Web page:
STMicroelectronics miniaturizes digital temperature sensors to 2x2mm
June 09, 2010 // Julien Happich
STMicroelectronics launched a super-small and power-efficient temperature sensor allowing portable devices to benefit from features such as intelligent thermal protection. The STTS751 digital temperature sensor (DTS) is mounted on the circuit board to feedback accurate temperature data allowing the system to manage its temperature, for example, by activating a cooling fan or shutting down circuitry.
The new sensor is smaller than previous-generation sensors, measuring 2x2mm, and has an ultra-low 50-microA operating current, a power-saving 3-microA standby current, and a one-shot mode that makes the device suitable for battery-powered devices.
One-shot operation allows the sensor to sleep for extended periods, waking only to provide an instantaneous reading when triggered by the system. The STTS751 is accurate to within 1°C and communicates its temperature data via an industry-standard System-Management Bus (SMBus) interface. It operates at 2.25V in the -40° to +125°C range, programmable with 10 different conversion rates from 0.0625 to 32 conversions/s and four different resolutions (9-, 10-, 11- or 12-bit).
This allows the sensor to be easily designed into a wide range of consumer and professional equipment including solid-state drives, large display backlights, smart batteries, servers and routers, telecom and Internet infrastructure, and e-readers. The chip also feature interrupt and thermostat alarms. It comes in a choice of 6-pin 2x2mm UDFN-6L leadless package or a leaded SOT23-6L package.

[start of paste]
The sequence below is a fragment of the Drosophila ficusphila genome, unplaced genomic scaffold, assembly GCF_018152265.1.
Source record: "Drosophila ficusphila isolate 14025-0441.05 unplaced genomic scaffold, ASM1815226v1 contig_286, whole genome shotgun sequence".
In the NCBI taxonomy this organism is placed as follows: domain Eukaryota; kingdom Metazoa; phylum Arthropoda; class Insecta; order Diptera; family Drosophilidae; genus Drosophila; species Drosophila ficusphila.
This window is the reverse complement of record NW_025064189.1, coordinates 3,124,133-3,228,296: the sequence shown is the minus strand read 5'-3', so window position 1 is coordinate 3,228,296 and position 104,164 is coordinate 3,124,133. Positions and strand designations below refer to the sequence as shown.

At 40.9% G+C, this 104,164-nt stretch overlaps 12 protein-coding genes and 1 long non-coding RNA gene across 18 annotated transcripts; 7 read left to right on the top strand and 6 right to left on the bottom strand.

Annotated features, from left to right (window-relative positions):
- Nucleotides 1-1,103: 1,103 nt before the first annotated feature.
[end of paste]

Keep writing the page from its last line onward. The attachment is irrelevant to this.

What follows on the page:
Further information is available at www.st.com/tempsensors
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Internet of Things (IoT) manufacturer Ciseco has launched the Raspberry Pi ‘Wireless Inventors Kit’ (RasWIK), featuring 88 pieces to provide everything a Pi owner needs to follow a series of step-by-step projects or to create their own wireless devices, without the need for configuration or even writing code.
RasWIK has been designed to be highly accessible, demystifying the dark art of wireless and enabling anyone with basic computing skills to begin building wireless devices with a Raspberry Pi. You can create anything from a simple traffic light, to a battery monitor, or even a temperature gauge that sends data to the Xively IoT cloud so billions can access the data.This month, Ciseco is giving away twelve Raspberry Pi Wireless Inventors kits, worth £49.99 each for EETimes Europe's readers to win.
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